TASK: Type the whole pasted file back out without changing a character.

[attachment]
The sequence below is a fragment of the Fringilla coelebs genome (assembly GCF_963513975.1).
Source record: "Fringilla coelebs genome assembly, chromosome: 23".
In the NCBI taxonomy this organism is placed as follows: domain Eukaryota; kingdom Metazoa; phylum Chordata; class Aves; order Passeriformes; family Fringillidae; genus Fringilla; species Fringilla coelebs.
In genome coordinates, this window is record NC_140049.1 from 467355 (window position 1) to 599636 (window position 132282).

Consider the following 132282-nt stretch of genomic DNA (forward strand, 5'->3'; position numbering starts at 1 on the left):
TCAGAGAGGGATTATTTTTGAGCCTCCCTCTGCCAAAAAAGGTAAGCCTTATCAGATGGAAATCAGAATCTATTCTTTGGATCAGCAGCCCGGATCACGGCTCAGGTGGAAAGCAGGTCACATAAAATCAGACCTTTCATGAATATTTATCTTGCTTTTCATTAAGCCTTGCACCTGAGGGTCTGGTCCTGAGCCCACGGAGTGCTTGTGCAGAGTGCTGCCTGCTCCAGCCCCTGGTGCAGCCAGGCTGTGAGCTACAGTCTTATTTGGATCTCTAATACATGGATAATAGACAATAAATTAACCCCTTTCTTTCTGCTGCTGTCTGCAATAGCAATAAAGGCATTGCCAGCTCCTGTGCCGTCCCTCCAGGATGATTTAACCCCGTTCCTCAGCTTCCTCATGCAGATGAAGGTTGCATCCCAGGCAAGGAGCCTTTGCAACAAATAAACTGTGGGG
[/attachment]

The sequence below is a fragment of the Fringilla coelebs genome (assembly GCF_963513975.1).
Source record: "Fringilla coelebs genome assembly, chromosome: 23".
In the NCBI taxonomy this organism is placed as follows: domain Eukaryota; kingdom Metazoa; phylum Chordata; class Aves; order Passeriformes; family Fringillidae; genus Fringilla; species Fringilla coelebs.
In genome coordinates, this window is record NC_140049.1 from 467355 (window position 1) to 599636 (window position 132282).

Consider the following 132282-nt stretch of genomic DNA (forward strand, 5'->3'; position numbering starts at 1 on the left):
TCAGAGAGGGATTATTTTTGAGCCTCCCTCTGCCAAAAAAGGTAAGCCTTATCAGATGGAAATCAGAATCTATTCTTTGGATCAGCAGCCCGGATCACGGCTCAGGTGGAAAGCAGGTCACATAAAATCAGACCTTTCATGAATATTTATCTTGCTTTTCATTAAGCCTTGCACCTGAGGGTCTGGTCCTGAGCCCACGGAGTGCTTGTGCAGAGTGCTGCCTGCTCCAGCCCCTGGTGCAGCCAGGCTGTGAGCTACAGTCTTATTTGGATCTCTAATACATGGATAATAGACAATAAATTAACCCCTTTCTTTCTGCTGCTGTCTGCAATAGCAATAAAGGCATTGCCAGCTCCTGTGCCGTCCCTCCAGGATGATTTAACCCCGTTCCTCAGCTTCCTCATGCAGATGAAGGTTGCATCCCAGGCAAGGAGCCTTTGCAACAAATAAACTGTGGGG